I said, in a post yesterday, that I am a Korean citizen.
OMG! Ni Hao, Kimchi, Chingchong, Sugoi!
Please, please, please, please do not think of me as a full-blown, stereotypical Korean.
As I mentioned before, I left that country when I was ten. I have not been exposed to much of Korean media in my adolescent life, so I am a cultural bastard child who appreciates western popular culture a whole lot more than that of Korea.
While I am mostly enculturated to have preference on American media, my language and way of thinking is not exactly the same.
I attended an international school that, although mostly employs American teaching material, closely follows the british educational philosophy. In my final two years at High school, I opted for the IB-diploma program. The International Baccalaureate is British of origin; and although it tries to maintain neutrality, the fact that most of the IB faculty is British makes the classes very Biased towards British way of thinking. Hence, my Economics class focused very much on Keynesian theories; my philosophy class (fellow IBnites know it as ToK) focused heavily on moral relativism, utilitarianism and categorical imperative. (Ding Ding Ding! Adam Smith tags with Immanuel Kant as they batter up already withered Aristotle after knocking down Socrates!!)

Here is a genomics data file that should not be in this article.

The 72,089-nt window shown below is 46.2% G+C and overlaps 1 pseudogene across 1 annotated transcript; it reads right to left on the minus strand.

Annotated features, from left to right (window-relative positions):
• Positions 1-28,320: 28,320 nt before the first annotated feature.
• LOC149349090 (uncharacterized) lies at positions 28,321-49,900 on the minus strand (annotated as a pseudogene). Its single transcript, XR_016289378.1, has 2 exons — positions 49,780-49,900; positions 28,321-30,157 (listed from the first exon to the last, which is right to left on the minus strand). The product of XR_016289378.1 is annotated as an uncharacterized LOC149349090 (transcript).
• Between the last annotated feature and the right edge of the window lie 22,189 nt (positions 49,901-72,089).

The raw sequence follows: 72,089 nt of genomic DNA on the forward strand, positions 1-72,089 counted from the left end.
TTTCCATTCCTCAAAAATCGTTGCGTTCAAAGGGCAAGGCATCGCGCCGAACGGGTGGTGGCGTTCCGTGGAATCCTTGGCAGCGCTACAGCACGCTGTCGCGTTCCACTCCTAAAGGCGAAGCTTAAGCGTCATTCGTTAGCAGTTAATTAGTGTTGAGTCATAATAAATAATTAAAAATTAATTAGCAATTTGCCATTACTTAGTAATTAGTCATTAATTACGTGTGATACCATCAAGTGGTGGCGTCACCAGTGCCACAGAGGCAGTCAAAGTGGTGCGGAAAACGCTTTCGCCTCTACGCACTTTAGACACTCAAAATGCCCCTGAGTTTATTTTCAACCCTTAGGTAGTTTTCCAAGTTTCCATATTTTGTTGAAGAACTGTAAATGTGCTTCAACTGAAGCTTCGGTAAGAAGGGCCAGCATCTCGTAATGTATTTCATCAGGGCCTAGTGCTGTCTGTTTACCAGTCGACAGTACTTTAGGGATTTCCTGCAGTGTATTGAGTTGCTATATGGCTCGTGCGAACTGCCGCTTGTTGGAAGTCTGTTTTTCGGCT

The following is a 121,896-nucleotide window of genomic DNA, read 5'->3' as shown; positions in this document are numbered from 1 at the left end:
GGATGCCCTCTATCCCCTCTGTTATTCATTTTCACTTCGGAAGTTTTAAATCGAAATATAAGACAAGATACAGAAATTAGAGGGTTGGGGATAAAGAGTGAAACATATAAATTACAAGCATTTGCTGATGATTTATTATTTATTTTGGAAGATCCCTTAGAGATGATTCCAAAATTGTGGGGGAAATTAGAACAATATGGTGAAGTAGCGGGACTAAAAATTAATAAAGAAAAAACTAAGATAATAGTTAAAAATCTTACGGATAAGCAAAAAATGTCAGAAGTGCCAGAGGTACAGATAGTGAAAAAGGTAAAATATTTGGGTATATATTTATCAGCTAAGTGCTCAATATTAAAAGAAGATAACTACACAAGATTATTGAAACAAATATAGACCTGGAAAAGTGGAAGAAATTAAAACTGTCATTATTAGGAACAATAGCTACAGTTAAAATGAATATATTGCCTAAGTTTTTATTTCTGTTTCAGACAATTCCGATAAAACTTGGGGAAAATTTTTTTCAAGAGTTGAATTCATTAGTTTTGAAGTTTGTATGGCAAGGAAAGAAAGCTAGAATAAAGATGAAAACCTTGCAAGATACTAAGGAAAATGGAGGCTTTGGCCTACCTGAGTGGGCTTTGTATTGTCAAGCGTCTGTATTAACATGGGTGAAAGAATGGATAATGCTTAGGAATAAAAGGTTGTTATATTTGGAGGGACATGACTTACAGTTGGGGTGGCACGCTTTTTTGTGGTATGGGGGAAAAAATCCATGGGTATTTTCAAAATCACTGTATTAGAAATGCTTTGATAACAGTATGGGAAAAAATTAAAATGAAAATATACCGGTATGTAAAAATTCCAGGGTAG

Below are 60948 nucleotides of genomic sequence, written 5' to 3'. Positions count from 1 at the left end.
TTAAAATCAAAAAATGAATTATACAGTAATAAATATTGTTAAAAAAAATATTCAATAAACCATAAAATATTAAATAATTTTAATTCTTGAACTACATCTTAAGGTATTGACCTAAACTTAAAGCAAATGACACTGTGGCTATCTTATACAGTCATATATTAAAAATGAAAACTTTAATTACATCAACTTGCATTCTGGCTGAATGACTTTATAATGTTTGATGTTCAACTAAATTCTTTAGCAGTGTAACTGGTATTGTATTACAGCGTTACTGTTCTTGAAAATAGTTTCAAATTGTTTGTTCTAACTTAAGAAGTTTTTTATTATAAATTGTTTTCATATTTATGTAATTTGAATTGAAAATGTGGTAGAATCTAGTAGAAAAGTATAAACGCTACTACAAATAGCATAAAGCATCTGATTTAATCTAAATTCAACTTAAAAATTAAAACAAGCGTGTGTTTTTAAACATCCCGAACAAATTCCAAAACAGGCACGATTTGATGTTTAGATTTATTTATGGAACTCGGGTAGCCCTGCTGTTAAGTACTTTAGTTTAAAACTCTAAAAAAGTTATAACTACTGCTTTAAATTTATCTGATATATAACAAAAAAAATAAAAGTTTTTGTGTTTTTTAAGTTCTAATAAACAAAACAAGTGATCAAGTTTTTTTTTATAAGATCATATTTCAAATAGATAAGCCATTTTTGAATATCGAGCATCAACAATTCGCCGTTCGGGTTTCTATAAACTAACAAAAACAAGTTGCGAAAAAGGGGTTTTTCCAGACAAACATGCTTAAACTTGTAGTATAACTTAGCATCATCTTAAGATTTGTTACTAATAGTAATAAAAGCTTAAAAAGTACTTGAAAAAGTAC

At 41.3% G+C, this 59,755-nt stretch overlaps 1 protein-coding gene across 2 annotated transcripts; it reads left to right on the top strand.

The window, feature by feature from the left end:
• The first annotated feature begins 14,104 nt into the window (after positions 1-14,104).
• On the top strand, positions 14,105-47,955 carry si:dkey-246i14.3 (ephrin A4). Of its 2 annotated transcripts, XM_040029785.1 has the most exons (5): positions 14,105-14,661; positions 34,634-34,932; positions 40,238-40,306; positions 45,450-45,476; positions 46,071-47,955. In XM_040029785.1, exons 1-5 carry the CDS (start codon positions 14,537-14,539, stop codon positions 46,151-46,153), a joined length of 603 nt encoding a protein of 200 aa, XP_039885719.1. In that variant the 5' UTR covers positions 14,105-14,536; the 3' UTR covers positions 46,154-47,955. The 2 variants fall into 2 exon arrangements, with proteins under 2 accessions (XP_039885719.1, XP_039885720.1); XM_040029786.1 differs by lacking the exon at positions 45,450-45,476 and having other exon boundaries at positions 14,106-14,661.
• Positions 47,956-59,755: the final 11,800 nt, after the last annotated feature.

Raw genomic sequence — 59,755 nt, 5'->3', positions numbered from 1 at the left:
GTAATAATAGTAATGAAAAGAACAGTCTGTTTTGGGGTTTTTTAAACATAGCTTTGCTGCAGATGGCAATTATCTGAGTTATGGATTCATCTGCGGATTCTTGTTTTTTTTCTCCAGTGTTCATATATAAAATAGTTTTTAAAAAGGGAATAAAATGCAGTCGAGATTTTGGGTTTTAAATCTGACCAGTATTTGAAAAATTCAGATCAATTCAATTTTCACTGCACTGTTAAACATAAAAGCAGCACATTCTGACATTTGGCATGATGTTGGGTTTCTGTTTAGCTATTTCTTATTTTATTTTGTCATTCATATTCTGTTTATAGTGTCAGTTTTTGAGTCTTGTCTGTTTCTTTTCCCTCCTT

This should also explain why the way I write and speak is often a jumbled mix of proper English and the Continental kind.